Hunter's office has looked into the possibility of leasing an icebreaker from the Coast Guard — from Finland, for example — but medium-to-heavy icebreakers are hard to come by, and the congressman isn't enthusiastic about the idea of using a foreign ship, Kasper said. In that case, Clark said, MSC could lease the ship and operate it with a civilian ship's master, but also a Coast Guard detachment aboard. "MSC would lease this ship and then they would operate it in conjunction with the Coast Guard," he said. Again, DoD money for noncombatant operations would foot the bill. "What it would cost the Coast Guard to lease an icebreaker is more or less budget dust to the U.S. Navy," Kaper added.
The plan would not be, however, to find a way for the Navy to build its own icebreaker — just to use some of its budget muscle to help out the Coast Guard. In his letter, Hunter asked Stackley to weigh in on the capability gap created by having one aging, heavy icebreaker on hand, whether the Navy could help support the Coast Guard's efforts, and how closing that gap would benefit a naval presence in the Arctic. [Source: Navy Times | Meghann Myers | May May 23, 2016 ++]
USCGCDonald Horsley ► 17th Cutter Welcomed to the Fleet With a max speed of more than 28 knots and a range of nearly 3,000 nautical miles, the Coast Guard’s fast response cutters are crucial to curbing illegal maritime activity. The cutters perform or assist with a variety of missions, including law enforcement, counter-drug patrols, search and rescue and enforcing fisheries regulations. The Coast Guard welcomed the 17th fast response cutter, U.S. Coast Guard Cutter Donald Horsley, to the fleet in the cutter’s new home port of San Juan, Puerto Rico, May 20, 2016. “This latest patrol boat will serve throughout the Caribbean as a vital instrument in strengthening the security and stability of the Western Hemisphere and enhancing the Nation’s maritime safety and security,” said Rear Adm. Scott Buschman, commander of the Coast Guard 7th District.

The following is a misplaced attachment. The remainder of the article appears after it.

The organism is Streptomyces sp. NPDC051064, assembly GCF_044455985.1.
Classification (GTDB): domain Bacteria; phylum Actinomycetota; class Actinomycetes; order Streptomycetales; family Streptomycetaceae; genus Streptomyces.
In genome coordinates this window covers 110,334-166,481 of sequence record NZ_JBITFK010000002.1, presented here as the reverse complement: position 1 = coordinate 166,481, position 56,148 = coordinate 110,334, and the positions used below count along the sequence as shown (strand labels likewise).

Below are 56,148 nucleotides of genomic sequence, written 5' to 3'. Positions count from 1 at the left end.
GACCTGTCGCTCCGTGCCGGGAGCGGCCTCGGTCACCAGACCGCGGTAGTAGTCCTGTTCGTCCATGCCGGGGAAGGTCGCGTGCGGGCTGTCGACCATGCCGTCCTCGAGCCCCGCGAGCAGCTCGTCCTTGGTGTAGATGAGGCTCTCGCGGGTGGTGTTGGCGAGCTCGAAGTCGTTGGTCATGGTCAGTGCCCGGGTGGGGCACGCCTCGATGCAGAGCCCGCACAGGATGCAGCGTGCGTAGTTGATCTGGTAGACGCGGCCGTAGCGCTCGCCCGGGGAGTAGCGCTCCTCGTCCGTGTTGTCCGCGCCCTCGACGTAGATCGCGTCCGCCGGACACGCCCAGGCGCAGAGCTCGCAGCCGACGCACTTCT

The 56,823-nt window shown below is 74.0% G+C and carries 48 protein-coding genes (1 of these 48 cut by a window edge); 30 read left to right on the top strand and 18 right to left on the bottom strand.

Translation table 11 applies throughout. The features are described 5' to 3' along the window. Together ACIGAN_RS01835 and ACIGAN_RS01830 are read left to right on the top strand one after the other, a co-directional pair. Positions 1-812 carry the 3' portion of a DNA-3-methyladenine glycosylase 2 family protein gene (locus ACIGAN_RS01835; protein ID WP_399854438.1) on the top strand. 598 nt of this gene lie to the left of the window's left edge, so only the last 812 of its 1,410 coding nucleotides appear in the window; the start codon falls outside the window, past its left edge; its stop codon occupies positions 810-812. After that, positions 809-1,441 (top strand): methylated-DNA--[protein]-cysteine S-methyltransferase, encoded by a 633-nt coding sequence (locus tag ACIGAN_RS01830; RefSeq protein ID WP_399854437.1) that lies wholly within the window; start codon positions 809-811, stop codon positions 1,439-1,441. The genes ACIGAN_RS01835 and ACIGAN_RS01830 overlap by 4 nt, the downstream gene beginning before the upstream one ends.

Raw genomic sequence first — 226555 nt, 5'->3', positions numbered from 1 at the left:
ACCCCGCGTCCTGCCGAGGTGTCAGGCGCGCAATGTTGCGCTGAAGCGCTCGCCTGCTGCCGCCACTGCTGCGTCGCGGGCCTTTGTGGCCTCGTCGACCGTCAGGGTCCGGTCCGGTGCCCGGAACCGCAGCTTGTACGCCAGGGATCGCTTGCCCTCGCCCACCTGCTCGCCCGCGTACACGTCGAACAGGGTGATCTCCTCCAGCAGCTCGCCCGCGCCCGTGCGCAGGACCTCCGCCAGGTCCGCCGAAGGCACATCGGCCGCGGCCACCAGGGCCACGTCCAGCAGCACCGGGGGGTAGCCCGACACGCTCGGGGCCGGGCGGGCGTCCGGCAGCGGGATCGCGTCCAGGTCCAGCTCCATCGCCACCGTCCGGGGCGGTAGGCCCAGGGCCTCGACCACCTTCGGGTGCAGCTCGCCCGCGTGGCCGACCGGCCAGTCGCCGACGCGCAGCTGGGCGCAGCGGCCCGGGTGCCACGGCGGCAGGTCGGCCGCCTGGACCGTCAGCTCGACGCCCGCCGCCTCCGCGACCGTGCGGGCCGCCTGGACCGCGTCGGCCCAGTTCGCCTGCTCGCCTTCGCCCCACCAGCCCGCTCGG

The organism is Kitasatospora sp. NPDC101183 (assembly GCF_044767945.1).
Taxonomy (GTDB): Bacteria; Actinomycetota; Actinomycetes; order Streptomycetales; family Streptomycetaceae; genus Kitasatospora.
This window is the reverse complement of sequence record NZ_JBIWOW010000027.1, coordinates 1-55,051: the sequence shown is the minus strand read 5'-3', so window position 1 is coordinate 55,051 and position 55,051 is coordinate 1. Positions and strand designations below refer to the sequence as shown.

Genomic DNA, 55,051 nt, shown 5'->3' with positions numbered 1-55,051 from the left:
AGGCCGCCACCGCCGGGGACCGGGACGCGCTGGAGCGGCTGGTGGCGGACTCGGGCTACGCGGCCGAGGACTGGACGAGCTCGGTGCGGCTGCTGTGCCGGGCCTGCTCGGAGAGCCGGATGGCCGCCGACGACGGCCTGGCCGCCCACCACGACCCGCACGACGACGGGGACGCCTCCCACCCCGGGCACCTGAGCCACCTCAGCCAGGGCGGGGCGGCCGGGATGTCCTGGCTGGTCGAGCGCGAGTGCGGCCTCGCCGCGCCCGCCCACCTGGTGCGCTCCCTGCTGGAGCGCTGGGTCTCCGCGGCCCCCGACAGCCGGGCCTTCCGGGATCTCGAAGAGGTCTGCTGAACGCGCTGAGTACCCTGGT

USCGC Donald Horsley Graphic of Coast Guard fast response cutters The cutter’s new commanding officer, Lt. Colleen Denny, also looks forward to the cutter’s future. “We are excited to be homeported in San Juan and look forward to serve and protect the people of Puerto Rico and the Virgin Islands,” Denny said. “Upon commissioning we will be prepared to execute the most challenging maritime security, law enforcement, and national defense missions.” The ceremony also honored the cutter’s namesake, Master Chief Petty Officer Donald Horsley, a boatswain’s mate who served on active duty for more than 44 years. “I am truly honored and excited to welcome the Donald Horsley and to pay homage to its namesake, a service member who we remember today for his heroism, leadership and the positive impact he had on the lives and careers of so many Coastguardsmen,” Buschman said.
Throughout his career, Horsley demonstrated exceptional skill and leadership while serving aboard 34 vessels and numerous shore units. His lengthy career spanned three wars, including World War II, where he served aboard the USS Cepheus as a coxswain on landing craft and participated in Operation Dragoon (the invasion of southern France) in the European Theater and Operation Iceberg (the invasion of Okinawa) in the Pacific Asian Theater. During the Vietnam War, Horsley was the senior petty officer assigned to Division 13, Coast Guard Squadron One, serving two tours for a total of 41 months. The Division’s fleet 82-foot patrol boats were tasked with the maritime interdiction of the reinforcement and re-supply vessels for Communist forces fighting in South Vietnam. It was during this assignment that Horsley earned the Bronze Star with a Combat “V,” in part due to his participation in over 100 combat patrols while coming under intensive enemy fire on 11 separate occasions. [Source: Coast Guard Compass | PA2 Connie Terrell | May 20, 2016 ++]